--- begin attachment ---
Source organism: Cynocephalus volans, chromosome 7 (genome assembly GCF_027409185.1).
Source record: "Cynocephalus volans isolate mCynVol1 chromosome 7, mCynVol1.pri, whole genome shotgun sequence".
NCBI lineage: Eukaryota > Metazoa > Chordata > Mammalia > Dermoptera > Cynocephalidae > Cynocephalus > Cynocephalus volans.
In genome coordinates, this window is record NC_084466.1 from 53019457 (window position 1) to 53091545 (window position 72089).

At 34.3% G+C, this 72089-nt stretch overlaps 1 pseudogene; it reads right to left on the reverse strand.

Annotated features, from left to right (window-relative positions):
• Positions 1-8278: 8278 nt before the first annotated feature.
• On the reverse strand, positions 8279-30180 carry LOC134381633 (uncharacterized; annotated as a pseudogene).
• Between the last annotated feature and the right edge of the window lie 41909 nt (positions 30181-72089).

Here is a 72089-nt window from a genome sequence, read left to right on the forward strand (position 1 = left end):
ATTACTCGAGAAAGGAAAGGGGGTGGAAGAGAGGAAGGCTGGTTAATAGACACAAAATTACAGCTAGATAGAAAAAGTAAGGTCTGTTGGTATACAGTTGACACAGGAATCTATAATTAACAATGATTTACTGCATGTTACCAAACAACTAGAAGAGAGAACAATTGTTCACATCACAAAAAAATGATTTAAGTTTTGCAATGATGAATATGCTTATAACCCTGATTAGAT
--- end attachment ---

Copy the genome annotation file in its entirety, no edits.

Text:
Source organism: Cynocephalus volans, chromosome 7 (genome assembly GCF_027409185.1).
Source record: "Cynocephalus volans isolate mCynVol1 chromosome 7, mCynVol1.pri, whole genome shotgun sequence".
NCBI lineage: Eukaryota > Metazoa > Chordata > Mammalia > Dermoptera > Cynocephalidae > Cynocephalus > Cynocephalus volans.
In genome coordinates, this window is record NC_084466.1 from 53019457 (window position 1) to 53091545 (window position 72089).

At 34.3% G+C, this 72089-nt stretch overlaps 1 pseudogene; it reads right to left on the reverse strand.

Annotated features, from left to right (window-relative positions):
• Positions 1-8278: 8278 nt before the first annotated feature.
• On the reverse strand, positions 8279-30180 carry LOC134381633 (uncharacterized; annotated as a pseudogene).
• Between the last annotated feature and the right edge of the window lie 41909 nt (positions 30181-72089).

Here is a 72089-nt window from a genome sequence, read left to right on the forward strand (position 1 = left end):
ATTACTCGAGAAAGGAAAGGGGGTGGAAGAGAGGAAGGCTGGTTAATAGACACAAAATTACAGCTAGATAGAAAAAGTAAGGTCTGTTGGTATACAGTTGACACAGGAATCTATAATTAACAATGATTTACTGCATGTTACCAAACAACTAGAAGAGAGAACAATTGTTCACATCACAAAAAAATGATTTAAGTTTTGCAATGATGAATATGCTTATAACCCTGATTAGAT